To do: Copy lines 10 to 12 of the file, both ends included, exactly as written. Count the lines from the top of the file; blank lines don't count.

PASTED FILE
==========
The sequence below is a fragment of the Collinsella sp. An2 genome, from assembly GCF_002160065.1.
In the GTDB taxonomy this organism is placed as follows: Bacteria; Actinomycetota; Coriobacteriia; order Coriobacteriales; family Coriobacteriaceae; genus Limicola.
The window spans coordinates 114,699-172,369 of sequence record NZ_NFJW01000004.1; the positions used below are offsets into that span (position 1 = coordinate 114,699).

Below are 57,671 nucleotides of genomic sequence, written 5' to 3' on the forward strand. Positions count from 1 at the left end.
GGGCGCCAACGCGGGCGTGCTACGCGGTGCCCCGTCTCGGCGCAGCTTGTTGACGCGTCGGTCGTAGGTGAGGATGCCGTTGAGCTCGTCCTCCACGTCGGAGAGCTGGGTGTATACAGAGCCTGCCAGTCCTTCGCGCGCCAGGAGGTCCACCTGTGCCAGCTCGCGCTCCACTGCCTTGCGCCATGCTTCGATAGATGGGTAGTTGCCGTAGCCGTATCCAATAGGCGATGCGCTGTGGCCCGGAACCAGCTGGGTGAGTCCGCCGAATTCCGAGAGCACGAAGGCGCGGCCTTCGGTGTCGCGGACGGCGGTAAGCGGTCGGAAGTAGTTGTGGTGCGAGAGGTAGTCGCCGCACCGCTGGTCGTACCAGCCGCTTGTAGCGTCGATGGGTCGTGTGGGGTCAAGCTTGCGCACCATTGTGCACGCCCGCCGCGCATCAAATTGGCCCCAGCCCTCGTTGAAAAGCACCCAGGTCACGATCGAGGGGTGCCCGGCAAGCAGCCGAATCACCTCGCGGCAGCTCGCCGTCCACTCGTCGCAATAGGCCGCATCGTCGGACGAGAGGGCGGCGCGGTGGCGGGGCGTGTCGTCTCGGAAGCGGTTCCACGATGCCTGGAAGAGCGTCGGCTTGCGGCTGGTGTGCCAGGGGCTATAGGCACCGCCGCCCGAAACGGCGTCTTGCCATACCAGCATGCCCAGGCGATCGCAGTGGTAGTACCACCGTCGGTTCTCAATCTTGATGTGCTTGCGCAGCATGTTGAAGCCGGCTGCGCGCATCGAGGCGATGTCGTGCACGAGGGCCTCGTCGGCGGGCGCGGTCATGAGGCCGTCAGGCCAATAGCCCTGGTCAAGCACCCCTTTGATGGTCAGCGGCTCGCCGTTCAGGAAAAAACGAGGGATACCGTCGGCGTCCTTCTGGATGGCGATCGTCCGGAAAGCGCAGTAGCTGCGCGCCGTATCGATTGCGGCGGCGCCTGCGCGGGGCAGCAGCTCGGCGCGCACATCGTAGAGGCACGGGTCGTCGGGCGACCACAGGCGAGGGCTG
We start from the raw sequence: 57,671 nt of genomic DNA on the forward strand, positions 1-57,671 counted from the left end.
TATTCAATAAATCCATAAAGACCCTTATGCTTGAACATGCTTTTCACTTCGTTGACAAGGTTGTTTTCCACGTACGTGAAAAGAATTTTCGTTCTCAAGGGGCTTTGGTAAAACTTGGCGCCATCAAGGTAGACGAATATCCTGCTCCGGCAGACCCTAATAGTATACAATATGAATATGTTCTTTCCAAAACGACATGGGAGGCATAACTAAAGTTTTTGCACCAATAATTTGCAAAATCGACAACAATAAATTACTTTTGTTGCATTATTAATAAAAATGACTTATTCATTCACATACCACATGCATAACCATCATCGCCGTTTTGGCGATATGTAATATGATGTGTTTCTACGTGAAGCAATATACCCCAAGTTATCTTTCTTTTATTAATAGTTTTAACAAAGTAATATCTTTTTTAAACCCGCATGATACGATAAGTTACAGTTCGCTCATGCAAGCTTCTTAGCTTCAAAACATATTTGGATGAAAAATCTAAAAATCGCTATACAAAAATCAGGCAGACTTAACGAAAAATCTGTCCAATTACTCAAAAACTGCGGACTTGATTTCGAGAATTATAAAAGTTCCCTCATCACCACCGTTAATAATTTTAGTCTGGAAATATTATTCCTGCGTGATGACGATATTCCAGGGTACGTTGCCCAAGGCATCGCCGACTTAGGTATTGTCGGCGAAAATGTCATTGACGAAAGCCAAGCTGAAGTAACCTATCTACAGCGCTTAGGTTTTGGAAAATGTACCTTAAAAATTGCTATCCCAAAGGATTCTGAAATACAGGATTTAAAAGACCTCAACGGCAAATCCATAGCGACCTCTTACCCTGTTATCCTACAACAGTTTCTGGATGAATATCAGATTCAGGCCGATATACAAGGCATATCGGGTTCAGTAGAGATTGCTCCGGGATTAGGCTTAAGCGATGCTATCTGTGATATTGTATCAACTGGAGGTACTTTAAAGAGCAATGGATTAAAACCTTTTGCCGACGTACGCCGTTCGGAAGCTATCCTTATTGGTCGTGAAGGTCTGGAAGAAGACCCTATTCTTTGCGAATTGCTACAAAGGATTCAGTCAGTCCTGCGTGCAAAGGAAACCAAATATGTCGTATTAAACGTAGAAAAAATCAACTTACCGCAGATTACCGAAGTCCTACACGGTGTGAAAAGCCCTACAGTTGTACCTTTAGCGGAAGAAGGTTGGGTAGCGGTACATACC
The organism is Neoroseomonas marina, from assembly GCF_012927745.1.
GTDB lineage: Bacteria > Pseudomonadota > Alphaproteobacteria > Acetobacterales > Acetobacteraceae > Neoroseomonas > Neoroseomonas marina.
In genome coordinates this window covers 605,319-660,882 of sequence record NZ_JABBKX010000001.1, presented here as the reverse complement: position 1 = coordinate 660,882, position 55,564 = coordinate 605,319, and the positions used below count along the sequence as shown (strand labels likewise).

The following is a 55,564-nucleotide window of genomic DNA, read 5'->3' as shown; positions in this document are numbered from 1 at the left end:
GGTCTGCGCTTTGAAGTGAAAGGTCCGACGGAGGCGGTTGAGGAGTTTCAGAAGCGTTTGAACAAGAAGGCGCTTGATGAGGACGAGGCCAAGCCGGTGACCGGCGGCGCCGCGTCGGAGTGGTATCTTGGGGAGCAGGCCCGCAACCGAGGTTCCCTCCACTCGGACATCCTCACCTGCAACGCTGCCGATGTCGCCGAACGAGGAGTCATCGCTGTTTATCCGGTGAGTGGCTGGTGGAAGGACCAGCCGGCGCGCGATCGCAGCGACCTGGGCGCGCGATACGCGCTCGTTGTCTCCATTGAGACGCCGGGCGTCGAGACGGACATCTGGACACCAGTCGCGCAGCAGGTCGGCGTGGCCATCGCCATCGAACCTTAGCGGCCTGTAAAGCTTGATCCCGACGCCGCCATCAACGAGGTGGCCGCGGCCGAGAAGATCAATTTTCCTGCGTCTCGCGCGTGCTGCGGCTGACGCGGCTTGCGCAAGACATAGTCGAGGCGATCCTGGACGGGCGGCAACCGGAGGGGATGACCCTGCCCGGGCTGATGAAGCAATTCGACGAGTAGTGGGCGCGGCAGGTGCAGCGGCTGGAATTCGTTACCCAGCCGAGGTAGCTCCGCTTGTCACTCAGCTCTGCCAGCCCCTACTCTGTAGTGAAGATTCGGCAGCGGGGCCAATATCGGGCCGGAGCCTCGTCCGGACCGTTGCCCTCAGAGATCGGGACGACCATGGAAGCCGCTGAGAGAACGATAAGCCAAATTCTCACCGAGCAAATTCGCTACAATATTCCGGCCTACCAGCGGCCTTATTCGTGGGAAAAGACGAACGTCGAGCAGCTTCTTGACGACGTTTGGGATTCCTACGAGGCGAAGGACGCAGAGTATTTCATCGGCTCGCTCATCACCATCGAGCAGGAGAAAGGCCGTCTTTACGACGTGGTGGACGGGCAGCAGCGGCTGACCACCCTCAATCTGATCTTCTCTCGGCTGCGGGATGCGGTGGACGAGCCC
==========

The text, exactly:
In genome coordinates this window covers 605,319-660,882 of sequence record NZ_JABBKX010000001.1, presented here as the reverse complement: position 1 = coordinate 660,882, position 55,564 = coordinate 605,319, and the positions used below count along the sequence as shown (strand labels likewise).

The following is a 55,564-nucleotide window of genomic DNA, read 5'->3' as shown; positions in this document are numbered from 1 at the left end:
GGTCTGCGCTTTGAAGTGAAAGGTCCGACGGAGGCGGTTGAGGAGTTTCAGAAGCGTTTGAACAAGAAGGCGCTTGATGAGGACGAGGCCAAGCCGGTGACCGGCGGCGCCGCGTCGGAGTGGTATCTTGGGGAGCAGGCCCGCAACCGAGGTTCCCTCCACTCGGACATCCTCACCTGCAACGCTGCCGATGTCGCCGAACGAGGAGTCATCGCTGTTTATCCGGTGAGTGGCTGGTGGAAGGACCAGCCGGCGCGCGATCGCAGCGACCTGGGCGCGCGATACGCGCTCGTTGTCTCCATTGAGACGCCGGGCGTCGAGACGGACATCTGGACACCAGTCGCGCAGCAGGTCGGCGTGGCCATCGCCATCGAACCTTAGCGGCCTGTAAAGCTTGATCCCGACGCCGCCATCAACGAGGTGGCCGCGGCCGAGAAGATCAATTTTCCTGCGTCTCGCGCGTGCTGCGGCTGACGCGGCTTGCGCAAGACATAGTCGAGGCGATCCTGGACGGGCGGCAACCGGAGGGGATGACCCTGCCCGGGCTGATGAAGCAATTCGACGAGTAGTGGGCGCGGCAGGTGCAGCGGCTGGAATTCGTTACCCAGCCGAGGTAGCTCCGCTTGTCACTCAGCTCTGCCAGCCCCTACTCTGTAGTGAAGATTCGGCAGCGGGGCCAATATCGGGCCGGAGCCTCGTCCGGACCGTTGCCCTCAGAGATCGGGACGACCATGGAAGCCGCTGAGAGAACGATAAGCCAAATTCTCACCGAGCAAATTCGCTACAATATTCCGGCCTACCAGCGGCCTTATTCGTGGGAAAAGACGAACGTCGAGCAGCTTCTTGACGACGTTTGGGATTCCTACGAGGCGAAGGACGCAGAGTATTTCATCGGCTCGCTCATCACCATCGAGCAGGAGAAAGGCCGTCTTTACGACGTGGTGGACGGGCAGCAGCGGCTGACCACCCTCAATCTGATCTTCTCTCGGCTGCGGGATGCGGTGGACGAGCCC